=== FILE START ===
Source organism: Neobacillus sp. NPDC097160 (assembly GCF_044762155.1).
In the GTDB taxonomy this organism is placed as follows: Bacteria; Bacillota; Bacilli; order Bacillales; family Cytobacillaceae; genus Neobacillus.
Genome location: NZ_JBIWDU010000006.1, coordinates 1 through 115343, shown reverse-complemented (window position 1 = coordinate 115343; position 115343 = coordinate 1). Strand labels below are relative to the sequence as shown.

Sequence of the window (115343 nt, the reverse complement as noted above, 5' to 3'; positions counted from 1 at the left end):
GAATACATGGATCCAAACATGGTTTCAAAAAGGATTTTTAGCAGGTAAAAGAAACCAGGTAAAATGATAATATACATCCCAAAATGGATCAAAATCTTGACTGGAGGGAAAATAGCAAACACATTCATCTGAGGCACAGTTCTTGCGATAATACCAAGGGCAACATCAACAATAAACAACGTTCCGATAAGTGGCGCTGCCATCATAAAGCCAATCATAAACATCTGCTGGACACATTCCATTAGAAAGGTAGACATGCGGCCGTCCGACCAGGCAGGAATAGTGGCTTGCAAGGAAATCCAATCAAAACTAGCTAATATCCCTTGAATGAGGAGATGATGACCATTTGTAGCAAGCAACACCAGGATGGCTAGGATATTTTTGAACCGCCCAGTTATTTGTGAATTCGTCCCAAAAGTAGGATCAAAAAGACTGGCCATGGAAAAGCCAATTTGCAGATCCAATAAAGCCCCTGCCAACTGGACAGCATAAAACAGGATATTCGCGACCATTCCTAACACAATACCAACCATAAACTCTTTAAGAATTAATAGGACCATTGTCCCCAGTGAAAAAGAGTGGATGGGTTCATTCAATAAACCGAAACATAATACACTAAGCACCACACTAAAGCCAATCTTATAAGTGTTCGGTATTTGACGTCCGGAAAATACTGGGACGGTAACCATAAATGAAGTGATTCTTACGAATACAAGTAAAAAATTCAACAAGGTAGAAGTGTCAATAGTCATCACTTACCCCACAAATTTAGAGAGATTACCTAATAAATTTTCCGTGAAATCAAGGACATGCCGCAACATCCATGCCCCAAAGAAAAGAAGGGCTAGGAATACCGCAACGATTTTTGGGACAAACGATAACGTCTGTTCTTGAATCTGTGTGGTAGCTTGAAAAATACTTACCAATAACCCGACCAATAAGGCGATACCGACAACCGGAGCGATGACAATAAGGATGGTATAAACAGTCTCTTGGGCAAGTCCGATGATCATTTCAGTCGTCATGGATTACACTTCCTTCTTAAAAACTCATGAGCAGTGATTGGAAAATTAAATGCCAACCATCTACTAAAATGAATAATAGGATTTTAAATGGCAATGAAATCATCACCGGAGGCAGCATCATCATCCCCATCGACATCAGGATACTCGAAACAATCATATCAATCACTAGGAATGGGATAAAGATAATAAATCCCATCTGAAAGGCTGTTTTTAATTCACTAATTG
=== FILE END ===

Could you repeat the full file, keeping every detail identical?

Source organism: Neobacillus sp. NPDC097160 (assembly GCF_044762155.1).
In the GTDB taxonomy this organism is placed as follows: Bacteria; Bacillota; Bacilli; order Bacillales; family Cytobacillaceae; genus Neobacillus.
Genome location: NZ_JBIWDU010000006.1, coordinates 1 through 115343, shown reverse-complemented (window position 1 = coordinate 115343; position 115343 = coordinate 1). Strand labels below are relative to the sequence as shown.

Sequence of the window (115343 nt, the reverse complement as noted above, 5' to 3'; positions counted from 1 at the left end):
GAATACATGGATCCAAACATGGTTTCAAAAAGGATTTTTAGCAGGTAAAAGAAACCAGGTAAAATGATAATATACATCCCAAAATGGATCAAAATCTTGACTGGAGGGAAAATAGCAAACACATTCATCTGAGGCACAGTTCTTGCGATAATACCAAGGGCAACATCAACAATAAACAACGTTCCGATAAGTGGCGCTGCCATCATAAAGCCAATCATAAACATCTGCTGGACACATTCCATTAGAAAGGTAGACATGCGGCCGTCCGACCAGGCAGGAATAGTGGCTTGCAAGGAAATCCAATCAAAACTAGCTAATATCCCTTGAATGAGGAGATGATGACCATTTGTAGCAAGCAACACCAGGATGGCTAGGATATTTTTGAACCGCCCAGTTATTTGTGAATTCGTCCCAAAAGTAGGATCAAAAAGACTGGCCATGGAAAAGCCAATTTGCAGATCCAATAAAGCCCCTGCCAACTGGACAGCATAAAACAGGATATTCGCGACCATTCCTAACACAATACCAACCATAAACTCTTTAAGAATTAATAGGACCATTGTCCCCAGTGAAAAAGAGTGGATGGGTTCATTCAATAAACCGAAACATAATACACTAAGCACCACACTAAAGCCAATCTTATAAGTGTTCGGTATTTGACGTCCGGAAAATACTGGGACGGTAACCATAAATGAAGTGATTCTTACGAATACAAGTAAAAAATTCAACAAGGTAGAAGTGTCAATAGTCATCACTTACCCCACAAATTTAGAGAGATTACCTAATAAATTTTCCGTGAAATCAAGGACATGCCGCAACATCCATGCCCCAAAGAAAAGAAGGGCTAGGAATACCGCAACGATTTTTGGGACAAACGATAACGTCTGTTCTTGAATCTGTGTGGTAGCTTGAAAAATACTTACCAATAACCCGACCAATAAGGCGATACCGACAACCGGAGCGATGACAATAAGGATGGTATAAACAGTCTCTTGGGCAAGTCCGATGATCATTTCAGTCGTCATGGATTACACTTCCTTCTTAAAAACTCATGAGCAGTGATTGGAAAATTAAATGCCAACCATCTACTAAAATGAATAATAGGATTTTAAATGGCAATGAAATCATCACCGGAGGCAGCATCATCATCCCCATCGACATCAGGATACTCGAAACAATCATATCAATCACTAGGAATGGGATAAAGATAATAAATCCCATCTGAAAGGCTGTTTTTAATTCACTAATTG